Nokia has agreed to sell its digital mapping service Nokia HERE for € 2.8 billion (over $3 billion) to the automotive industry consortium which includes automakers Audi AG, BMW Group and Daimler AG. The sale is subject to customary closing conditions and Nokia expects net proceeds of approximately € 2.5 billion ($ 2.7 billion) from the closing of the sale, which would be sometime in the first quarter 2016.
HERE will continue as a Nokia business till sale is complete
Nokia states that the consortium will be compensated for some of HERE’s € 300 million ($329 million) defined liabilities as a part of the transaction. From the same, Nokia expects to gain cumulative foreign exchange differences of around € 1 billion (over $1.1 billion). HERE had over 6,500 employees and will continue to operate as a Nokia business until the transaction is closed. However, Nokia will report the HERE business as a ‘discontinued operation’ from the third quarter of 2015.
Operating as a separate business, HERE had an operating profit of € 46 million ($50.47 million) on net sales of € 552 million ($605.6 million) in the first half of 2015. Its non-IFRS operating profit was € 31 million ($34 million) on net sales of € 971 million (slightly above $1 billion) for 2014.
Other automakers to join the consortium?
We’d reported in late July that German automakers Audi, Daimler AG and BMW AG had agreed to buy Nokia’s digital mapping service Nokia HERE for about $2.7 billion. Although the deal was not ascertained at that time, it was said that the 3 automakers would invite other automakers like Fiat Chrysler Automobiles NV, Renault SA, PSA Peugot Citroën, Ford Motor Co, Toyota Motor Corp and General Motors to invest in the mapping service.
In its press release, Nokia said that the sale of HERE concludes the strategic review process it had undertaken in April 2015, when it proposed to buy Alcatel-Lucent. After the sale of HERE, Nokia will consist of two business, namely Nokia Networks and Nokia Technologies. Nokia Networks will provide broadband infrastructure software and services, while Nokia Technologies will provide technology development and licensing.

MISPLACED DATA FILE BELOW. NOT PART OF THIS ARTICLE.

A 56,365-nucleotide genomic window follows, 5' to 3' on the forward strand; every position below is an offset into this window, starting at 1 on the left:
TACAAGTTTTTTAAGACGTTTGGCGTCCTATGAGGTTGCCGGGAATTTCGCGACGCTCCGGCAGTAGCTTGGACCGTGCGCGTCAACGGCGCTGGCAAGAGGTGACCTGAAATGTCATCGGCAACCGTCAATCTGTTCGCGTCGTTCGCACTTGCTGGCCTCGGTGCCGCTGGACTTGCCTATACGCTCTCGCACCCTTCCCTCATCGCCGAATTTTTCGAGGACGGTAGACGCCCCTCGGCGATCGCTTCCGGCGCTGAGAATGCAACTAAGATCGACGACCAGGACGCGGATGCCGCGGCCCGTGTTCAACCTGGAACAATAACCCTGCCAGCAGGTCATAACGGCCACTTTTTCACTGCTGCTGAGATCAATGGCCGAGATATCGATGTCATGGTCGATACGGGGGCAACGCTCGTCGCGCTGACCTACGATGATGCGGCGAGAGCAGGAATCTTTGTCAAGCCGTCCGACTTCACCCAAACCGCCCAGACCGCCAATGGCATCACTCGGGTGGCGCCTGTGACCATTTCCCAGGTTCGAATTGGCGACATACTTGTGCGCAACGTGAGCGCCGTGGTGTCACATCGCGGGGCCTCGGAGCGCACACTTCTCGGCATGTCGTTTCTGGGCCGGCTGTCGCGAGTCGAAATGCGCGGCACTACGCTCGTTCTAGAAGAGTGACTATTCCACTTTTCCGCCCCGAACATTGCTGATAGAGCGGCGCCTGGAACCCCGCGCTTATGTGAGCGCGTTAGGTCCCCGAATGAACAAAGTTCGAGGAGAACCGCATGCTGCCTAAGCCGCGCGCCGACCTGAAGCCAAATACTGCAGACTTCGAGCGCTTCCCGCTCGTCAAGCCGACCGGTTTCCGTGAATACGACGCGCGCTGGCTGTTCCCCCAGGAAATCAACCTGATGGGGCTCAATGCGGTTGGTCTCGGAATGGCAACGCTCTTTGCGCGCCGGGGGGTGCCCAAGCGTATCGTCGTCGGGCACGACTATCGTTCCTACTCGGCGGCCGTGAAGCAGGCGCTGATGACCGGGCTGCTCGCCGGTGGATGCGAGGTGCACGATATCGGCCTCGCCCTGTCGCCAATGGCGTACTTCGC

Re-entry into mobile phones: In late June, Nokia CEO Rajeev Suri said that the company was planning on returning to the mobile phones business in 2016, after its contract clause with Microsoft preventing it from using its brand name on handsets expired. Suri said that Nokia would simply design the phones and subsequently make its brand name available to be licensed.
Alcatel-Lucent acquisition: In April, Nokia bought French telecommunications equipment company Alcatel-Lucent for $16.58 billion in an all share deal. The deal is expected to close in the first half of 2016. Alcatel-Lucent shareholders would own 33.5% of the fully diluted share capital of the combined company, while Nokia shareholders would own 66.5%, assuming full acceptance of the public exchange offer.
Nokia Financials: Nokia’s operating profits declined by 13% year-on-year (YoY) to €265 million in Q1 2015 from €305 million in the same quarter last year. The company had reported an operating profit of €524 million in the previous quarter. The company reported net sales of €3.2 billion in Q1 2015, as compared to €2.7 billion in the same quarter last year.
Nokia Networks was the worst performing among the three major businesses Nokia has left post the sale of its devices and services business to Microsoft, in April last year. Nokia Networks’ operating profit was down 61% YoY to €85 million from €216 million in the same quarter last year.